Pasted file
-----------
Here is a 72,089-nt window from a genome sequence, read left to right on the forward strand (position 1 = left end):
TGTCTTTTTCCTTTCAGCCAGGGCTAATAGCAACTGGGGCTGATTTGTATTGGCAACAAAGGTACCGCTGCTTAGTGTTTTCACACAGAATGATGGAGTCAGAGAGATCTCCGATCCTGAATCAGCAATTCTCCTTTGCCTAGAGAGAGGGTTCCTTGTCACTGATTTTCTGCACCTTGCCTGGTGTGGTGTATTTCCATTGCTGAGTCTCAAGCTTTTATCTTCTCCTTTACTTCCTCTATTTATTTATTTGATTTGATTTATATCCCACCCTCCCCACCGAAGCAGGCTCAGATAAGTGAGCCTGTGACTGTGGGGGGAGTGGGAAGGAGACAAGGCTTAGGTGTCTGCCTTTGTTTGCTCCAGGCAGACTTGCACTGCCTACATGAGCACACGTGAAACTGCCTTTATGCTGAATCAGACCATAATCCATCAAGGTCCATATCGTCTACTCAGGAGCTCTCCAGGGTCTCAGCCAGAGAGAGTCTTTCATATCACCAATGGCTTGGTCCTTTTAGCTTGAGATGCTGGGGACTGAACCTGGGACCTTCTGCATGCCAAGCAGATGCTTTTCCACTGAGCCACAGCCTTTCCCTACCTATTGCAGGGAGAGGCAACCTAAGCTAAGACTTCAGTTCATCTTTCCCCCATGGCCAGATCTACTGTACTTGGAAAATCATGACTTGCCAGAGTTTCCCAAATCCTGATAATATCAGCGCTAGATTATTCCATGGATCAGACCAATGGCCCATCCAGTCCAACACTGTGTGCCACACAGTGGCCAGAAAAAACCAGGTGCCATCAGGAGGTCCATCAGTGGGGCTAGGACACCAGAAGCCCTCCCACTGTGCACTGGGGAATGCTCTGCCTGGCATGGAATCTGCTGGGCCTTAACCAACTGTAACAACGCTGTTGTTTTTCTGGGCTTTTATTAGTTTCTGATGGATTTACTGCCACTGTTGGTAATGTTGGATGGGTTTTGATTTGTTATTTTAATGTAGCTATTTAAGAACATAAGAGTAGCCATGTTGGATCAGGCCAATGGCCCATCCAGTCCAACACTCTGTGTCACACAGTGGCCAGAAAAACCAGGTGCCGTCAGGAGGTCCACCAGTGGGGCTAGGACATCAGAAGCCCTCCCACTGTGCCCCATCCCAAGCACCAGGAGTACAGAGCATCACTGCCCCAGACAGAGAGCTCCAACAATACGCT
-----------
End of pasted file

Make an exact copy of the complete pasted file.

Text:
Here is a 72,089-nt window from a genome sequence, read left to right on the forward strand (position 1 = left end):
TGTCTTTTTCCTTTCAGCCAGGGCTAATAGCAACTGGGGCTGATTTGTATTGGCAACAAAGGTACCGCTGCTTAGTGTTTTCACACAGAATGATGGAGTCAGAGAGATCTCCGATCCTGAATCAGCAATTCTCCTTTGCCTAGAGAGAGGGTTCCTTGTCACTGATTTTCTGCACCTTGCCTGGTGTGGTGTATTTCCATTGCTGAGTCTCAAGCTTTTATCTTCTCCTTTACTTCCTCTATTTATTTATTTGATTTGATTTATATCCCACCCTCCCCACCGAAGCAGGCTCAGATAAGTGAGCCTGTGACTGTGGGGGGAGTGGGAAGGAGACAAGGCTTAGGTGTCTGCCTTTGTTTGCTCCAGGCAGACTTGCACTGCCTACATGAGCACACGTGAAACTGCCTTTATGCTGAATCAGACCATAATCCATCAAGGTCCATATCGTCTACTCAGGAGCTCTCCAGGGTCTCAGCCAGAGAGAGTCTTTCATATCACCAATGGCTTGGTCCTTTTAGCTTGAGATGCTGGGGACTGAACCTGGGACCTTCTGCATGCCAAGCAGATGCTTTTCCACTGAGCCACAGCCTTTCCCTACCTATTGCAGGGAGAGGCAACCTAAGCTAAGACTTCAGTTCATCTTTCCCCCATGGCCAGATCTACTGTACTTGGAAAATCATGACTTGCCAGAGTTTCCCAAATCCTGATAATATCAGCGCTAGATTATTCCATGGATCAGACCAATGGCCCATCCAGTCCAACACTGTGTGCCACACAGTGGCCAGAAAAAACCAGGTGCCATCAGGAGGTCCATCAGTGGGGCTAGGACACCAGAAGCCCTCCCACTGTGCACTGGGGAATGCTCTGCCTGGCATGGAATCTGCTGGGCCTTAACCAACTGTAACAACGCTGTTGTTTTTCTGGGCTTTTATTAGTTTCTGATGGATTTACTGCCACTGTTGGTAATGTTGGATGGGTTTTGATTTGTTATTTTAATGTAGCTATTTAAGAACATAAGAGTAGCCATGTTGGATCAGGCCAATGGCCCATCCAGTCCAACACTCTGTGTCACACAGTGGCCAGAAAAACCAGGTGCCGTCAGGAGGTCCACCAGTGGGGCTAGGACATCAGAAGCCCTCCCACTGTGCCCCATCCCAAGCACCAGGAGTACAGAGCATCACTGCCCCAGACAGAGAGCTCCAACAATACGCT